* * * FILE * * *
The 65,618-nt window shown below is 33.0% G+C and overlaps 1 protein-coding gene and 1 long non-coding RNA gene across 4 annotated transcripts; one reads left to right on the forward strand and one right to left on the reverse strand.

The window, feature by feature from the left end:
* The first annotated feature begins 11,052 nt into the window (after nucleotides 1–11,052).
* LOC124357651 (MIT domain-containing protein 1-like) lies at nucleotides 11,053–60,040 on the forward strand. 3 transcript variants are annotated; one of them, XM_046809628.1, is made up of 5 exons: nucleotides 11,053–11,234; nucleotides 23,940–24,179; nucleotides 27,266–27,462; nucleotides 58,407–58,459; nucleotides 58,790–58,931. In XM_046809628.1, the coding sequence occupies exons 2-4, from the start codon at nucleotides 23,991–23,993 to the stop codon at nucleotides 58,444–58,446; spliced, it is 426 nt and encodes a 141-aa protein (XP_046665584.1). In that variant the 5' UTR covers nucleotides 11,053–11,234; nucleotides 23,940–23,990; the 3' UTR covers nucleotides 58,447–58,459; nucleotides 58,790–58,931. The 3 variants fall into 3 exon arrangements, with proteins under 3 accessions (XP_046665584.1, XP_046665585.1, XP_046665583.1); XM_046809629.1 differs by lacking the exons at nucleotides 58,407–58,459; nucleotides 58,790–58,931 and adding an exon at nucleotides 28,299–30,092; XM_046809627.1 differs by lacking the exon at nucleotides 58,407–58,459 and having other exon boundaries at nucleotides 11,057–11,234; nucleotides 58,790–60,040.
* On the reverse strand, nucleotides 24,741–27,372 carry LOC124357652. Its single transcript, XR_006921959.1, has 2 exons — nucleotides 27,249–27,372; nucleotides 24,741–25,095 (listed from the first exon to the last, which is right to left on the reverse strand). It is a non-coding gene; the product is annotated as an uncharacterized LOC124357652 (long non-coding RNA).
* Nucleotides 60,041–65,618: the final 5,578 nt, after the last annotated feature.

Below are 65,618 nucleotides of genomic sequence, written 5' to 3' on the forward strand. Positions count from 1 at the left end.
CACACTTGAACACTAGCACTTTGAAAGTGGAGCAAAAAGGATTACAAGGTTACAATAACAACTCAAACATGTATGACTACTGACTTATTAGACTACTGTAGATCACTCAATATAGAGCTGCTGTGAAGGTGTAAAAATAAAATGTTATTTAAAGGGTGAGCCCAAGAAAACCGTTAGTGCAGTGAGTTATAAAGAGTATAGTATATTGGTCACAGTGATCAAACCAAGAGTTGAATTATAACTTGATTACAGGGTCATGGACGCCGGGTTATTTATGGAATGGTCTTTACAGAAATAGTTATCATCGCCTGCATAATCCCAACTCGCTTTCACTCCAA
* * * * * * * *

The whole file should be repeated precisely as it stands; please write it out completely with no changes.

The 65,618-nt window shown below is 33.0% G+C and overlaps 1 protein-coding gene and 1 long non-coding RNA gene across 4 annotated transcripts; one reads left to right on the forward strand and one right to left on the reverse strand.

The window, feature by feature from the left end:
* The first annotated feature begins 11,052 nt into the window (after nucleotides 1–11,052).
* LOC124357651 (MIT domain-containing protein 1-like) lies at nucleotides 11,053–60,040 on the forward strand. 3 transcript variants are annotated; one of them, XM_046809628.1, is made up of 5 exons: nucleotides 11,053–11,234; nucleotides 23,940–24,179; nucleotides 27,266–27,462; nucleotides 58,407–58,459; nucleotides 58,790–58,931. In XM_046809628.1, the coding sequence occupies exons 2-4, from the start codon at nucleotides 23,991–23,993 to the stop codon at nucleotides 58,444–58,446; spliced, it is 426 nt and encodes a 141-aa protein (XP_046665584.1). In that variant the 5' UTR covers nucleotides 11,053–11,234; nucleotides 23,940–23,990; the 3' UTR covers nucleotides 58,447–58,459; nucleotides 58,790–58,931. The 3 variants fall into 3 exon arrangements, with proteins under 3 accessions (XP_046665584.1, XP_046665585.1, XP_046665583.1); XM_046809629.1 differs by lacking the exons at nucleotides 58,407–58,459; nucleotides 58,790–58,931 and adding an exon at nucleotides 28,299–30,092; XM_046809627.1 differs by lacking the exon at nucleotides 58,407–58,459 and having other exon boundaries at nucleotides 11,057–11,234; nucleotides 58,790–60,040.
* On the reverse strand, nucleotides 24,741–27,372 carry LOC124357652. Its single transcript, XR_006921959.1, has 2 exons — nucleotides 27,249–27,372; nucleotides 24,741–25,095 (listed from the first exon to the last, which is right to left on the reverse strand). It is a non-coding gene; the product is annotated as an uncharacterized LOC124357652 (long non-coding RNA).
* Nucleotides 60,041–65,618: the final 5,578 nt, after the last annotated feature.

Below are 65,618 nucleotides of genomic sequence, written 5' to 3' on the forward strand. Positions count from 1 at the left end.
CACACTTGAACACTAGCACTTTGAAAGTGGAGCAAAAAGGATTACAAGGTTACAATAACAACTCAAACATGTATGACTACTGACTTATTAGACTACTGTAGATCACTCAATATAGAGCTGCTGTGAAGGTGTAAAAATAAAATGTTATTTAAAGGGTGAGCCCAAGAAAACCGTTAGTGCAGTGAGTTATAAAGAGTATAGTATATTGGTCACAGTGATCAAACCAAGAGTTGAATTATAACTTGATTACAGGGTCATGGACGCCGGGTTATTTATGGAATGGTCTTTACAGAAATAGTTATCATCGCCTGCATAATCCCAACTCGCTTTCACTCCAA